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September 09, 2015

Along SEPTA's Lansdale/Doylestown line, things are heating up

Restaurants Regional Rail
09092015_station_cafe_inside_lansdale Madison Moore/For PhillyVoice

In the shadow of the Lansdale train station, the Station Cafe, the former Tabora Cafe, is under new ownership. Popular with commuters during the week, the cafe will offer live music on weekend nights.

A new addition is coming soon to the eateries that have sprouted by the tracks of the Lansdale/Doylestown SEPTA regional rail line in recent years.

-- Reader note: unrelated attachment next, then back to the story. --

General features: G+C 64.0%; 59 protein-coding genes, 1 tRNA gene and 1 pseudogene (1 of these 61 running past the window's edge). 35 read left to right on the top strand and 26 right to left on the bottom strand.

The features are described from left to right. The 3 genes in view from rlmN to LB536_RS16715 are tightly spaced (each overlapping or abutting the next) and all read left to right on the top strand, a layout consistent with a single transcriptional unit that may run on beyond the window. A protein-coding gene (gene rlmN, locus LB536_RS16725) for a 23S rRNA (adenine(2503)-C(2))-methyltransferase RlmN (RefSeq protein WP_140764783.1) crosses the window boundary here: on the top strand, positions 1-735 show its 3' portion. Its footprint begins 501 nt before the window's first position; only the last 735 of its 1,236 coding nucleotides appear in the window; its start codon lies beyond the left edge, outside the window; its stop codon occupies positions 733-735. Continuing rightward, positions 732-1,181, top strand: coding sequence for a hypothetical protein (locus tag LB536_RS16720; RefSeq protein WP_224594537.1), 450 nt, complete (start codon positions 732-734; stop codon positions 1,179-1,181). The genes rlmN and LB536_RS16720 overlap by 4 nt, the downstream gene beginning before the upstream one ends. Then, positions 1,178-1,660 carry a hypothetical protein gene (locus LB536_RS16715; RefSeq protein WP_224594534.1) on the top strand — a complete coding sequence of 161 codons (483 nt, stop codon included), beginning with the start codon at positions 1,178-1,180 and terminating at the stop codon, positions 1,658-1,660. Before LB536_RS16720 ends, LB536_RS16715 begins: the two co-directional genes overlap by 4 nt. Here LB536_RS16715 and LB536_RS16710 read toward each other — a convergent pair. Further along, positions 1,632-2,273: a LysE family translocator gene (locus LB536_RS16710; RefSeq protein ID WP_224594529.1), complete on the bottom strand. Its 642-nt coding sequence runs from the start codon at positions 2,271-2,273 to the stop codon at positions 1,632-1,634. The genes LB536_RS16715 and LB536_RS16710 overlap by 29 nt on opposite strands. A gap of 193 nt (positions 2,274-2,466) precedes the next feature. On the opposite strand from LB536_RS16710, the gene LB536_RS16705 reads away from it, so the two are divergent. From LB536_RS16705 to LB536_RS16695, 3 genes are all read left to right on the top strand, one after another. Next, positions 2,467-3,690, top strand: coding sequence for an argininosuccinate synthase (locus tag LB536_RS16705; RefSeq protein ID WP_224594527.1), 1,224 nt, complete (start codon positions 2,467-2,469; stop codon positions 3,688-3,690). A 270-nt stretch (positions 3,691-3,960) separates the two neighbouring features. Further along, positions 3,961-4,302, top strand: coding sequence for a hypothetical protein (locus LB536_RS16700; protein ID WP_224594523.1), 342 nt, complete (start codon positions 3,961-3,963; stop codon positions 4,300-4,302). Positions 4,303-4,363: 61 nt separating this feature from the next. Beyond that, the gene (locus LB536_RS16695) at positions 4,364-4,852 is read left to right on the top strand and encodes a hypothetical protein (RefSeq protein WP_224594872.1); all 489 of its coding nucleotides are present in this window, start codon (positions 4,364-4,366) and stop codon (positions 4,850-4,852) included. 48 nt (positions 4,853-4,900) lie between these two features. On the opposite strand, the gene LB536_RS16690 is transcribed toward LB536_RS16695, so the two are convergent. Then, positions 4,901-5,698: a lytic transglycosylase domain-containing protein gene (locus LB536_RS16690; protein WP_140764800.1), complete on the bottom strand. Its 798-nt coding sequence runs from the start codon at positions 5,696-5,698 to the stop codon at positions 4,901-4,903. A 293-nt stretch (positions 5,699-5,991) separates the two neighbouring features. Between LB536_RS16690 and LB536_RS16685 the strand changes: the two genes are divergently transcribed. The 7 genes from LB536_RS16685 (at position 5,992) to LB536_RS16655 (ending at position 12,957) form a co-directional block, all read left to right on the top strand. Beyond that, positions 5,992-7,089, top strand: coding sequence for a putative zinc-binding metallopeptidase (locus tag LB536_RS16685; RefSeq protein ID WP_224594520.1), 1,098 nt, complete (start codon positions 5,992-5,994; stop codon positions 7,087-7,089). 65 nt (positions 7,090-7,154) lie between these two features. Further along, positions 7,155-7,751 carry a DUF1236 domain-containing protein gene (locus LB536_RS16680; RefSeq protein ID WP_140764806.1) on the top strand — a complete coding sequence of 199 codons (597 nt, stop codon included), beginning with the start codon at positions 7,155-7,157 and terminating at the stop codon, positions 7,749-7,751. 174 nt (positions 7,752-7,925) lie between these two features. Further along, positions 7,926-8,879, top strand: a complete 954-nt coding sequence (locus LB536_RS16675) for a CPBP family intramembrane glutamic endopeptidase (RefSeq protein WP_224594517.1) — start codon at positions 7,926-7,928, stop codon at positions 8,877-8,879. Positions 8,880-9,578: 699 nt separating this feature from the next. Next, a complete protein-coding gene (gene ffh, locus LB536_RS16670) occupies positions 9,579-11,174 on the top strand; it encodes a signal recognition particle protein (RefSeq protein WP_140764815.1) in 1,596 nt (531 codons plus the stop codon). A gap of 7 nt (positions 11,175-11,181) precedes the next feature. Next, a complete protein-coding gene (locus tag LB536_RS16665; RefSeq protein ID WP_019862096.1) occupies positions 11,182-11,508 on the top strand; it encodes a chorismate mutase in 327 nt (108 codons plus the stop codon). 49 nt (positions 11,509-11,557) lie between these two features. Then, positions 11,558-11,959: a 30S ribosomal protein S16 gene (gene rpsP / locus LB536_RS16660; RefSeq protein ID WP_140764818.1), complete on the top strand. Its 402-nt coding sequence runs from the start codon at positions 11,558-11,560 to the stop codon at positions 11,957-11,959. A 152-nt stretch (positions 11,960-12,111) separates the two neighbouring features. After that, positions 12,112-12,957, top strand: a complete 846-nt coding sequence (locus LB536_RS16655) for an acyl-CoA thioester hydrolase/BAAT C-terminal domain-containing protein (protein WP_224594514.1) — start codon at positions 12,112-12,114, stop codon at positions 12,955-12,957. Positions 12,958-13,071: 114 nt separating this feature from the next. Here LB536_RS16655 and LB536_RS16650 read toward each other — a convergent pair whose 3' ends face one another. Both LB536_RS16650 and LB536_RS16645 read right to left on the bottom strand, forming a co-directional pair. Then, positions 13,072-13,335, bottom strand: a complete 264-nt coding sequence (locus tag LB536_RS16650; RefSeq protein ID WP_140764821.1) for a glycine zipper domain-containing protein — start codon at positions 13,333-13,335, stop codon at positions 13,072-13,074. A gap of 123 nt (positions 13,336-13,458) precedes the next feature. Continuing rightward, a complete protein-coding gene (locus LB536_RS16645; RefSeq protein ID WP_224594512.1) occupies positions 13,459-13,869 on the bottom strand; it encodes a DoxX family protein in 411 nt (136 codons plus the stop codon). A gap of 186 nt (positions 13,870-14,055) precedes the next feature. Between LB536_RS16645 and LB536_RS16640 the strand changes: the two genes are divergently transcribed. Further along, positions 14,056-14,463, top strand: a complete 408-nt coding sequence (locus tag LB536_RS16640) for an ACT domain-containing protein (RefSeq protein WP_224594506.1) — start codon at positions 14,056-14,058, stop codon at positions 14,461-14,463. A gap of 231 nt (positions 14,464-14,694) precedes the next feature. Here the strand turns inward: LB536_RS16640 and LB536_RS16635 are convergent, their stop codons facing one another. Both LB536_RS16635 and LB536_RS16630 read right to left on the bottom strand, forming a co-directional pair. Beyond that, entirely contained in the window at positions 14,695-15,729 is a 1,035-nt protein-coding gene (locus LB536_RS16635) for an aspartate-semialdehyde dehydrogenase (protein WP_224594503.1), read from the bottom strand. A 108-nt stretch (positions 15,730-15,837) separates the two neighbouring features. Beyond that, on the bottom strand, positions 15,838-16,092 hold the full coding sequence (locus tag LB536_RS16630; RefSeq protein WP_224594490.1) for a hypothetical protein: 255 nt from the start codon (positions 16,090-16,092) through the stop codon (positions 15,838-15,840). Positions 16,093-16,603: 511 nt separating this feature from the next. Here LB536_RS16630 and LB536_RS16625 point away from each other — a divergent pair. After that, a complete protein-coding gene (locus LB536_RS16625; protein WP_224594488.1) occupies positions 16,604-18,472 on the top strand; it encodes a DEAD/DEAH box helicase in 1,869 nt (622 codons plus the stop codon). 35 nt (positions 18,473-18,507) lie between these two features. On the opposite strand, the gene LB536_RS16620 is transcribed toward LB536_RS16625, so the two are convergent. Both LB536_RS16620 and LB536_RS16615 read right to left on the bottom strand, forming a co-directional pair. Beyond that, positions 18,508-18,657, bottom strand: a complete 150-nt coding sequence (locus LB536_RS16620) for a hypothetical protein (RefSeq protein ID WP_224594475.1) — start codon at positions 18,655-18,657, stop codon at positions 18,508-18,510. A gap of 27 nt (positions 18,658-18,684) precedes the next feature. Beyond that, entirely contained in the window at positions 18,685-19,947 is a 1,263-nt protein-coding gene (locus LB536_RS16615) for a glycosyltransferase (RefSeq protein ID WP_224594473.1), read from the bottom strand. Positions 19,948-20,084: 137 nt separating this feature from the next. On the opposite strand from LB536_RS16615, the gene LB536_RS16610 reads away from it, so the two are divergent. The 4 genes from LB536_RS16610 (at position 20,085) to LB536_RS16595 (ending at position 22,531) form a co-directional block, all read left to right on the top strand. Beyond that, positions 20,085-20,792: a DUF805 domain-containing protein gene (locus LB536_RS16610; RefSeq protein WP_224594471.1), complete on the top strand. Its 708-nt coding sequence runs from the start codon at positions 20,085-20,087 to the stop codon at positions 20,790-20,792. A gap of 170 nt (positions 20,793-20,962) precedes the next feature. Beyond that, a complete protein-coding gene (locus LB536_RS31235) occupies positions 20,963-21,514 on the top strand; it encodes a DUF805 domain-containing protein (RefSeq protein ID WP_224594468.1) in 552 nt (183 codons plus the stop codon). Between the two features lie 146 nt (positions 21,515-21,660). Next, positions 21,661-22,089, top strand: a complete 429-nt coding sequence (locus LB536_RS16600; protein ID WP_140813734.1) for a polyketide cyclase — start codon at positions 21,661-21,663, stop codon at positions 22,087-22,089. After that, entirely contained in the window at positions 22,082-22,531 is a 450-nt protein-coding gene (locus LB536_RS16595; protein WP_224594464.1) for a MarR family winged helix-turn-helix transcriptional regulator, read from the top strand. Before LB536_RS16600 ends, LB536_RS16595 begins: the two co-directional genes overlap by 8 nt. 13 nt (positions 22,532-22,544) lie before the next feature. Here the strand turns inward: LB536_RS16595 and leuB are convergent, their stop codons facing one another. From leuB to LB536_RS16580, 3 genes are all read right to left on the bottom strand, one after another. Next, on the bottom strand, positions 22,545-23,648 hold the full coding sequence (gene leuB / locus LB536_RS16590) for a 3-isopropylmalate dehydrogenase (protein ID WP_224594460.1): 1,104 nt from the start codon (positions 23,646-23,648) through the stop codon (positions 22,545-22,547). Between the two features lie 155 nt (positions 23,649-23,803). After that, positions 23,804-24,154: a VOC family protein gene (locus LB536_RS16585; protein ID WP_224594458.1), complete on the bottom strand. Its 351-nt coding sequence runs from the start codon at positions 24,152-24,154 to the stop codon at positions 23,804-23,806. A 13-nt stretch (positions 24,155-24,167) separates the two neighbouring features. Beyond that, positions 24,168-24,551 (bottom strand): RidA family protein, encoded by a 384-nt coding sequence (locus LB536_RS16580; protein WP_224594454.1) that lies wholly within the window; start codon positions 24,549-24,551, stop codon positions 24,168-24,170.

At one end of the line, you might say, are a pair of cafes serving commuters at the start and end of their days. At the other end, a restaurant is rising from the ashes in Glenside and a long-dormant restaurant space along the rails in Jenkintown is in rehab.


First stop is Station Cafe, the former Tabora Cafe now under new owner Dave Kissela. (The signs should be changed within the next few months.) Located at 209 West Main St. in Lansdale, it’s right next to the train station, so it’s popular with commuters and working-remotely patrons.

Kissela, who was a Delaware County policeman until he was hurt on the job and then worked security at Temple University Hospital, took over the cafe as part of a career change.

Tabora Farm & Orchard in Chalfont had acquired and renamed the cafe location in Lansdale to expand its business, supplying the cafe with baked goods and other local products.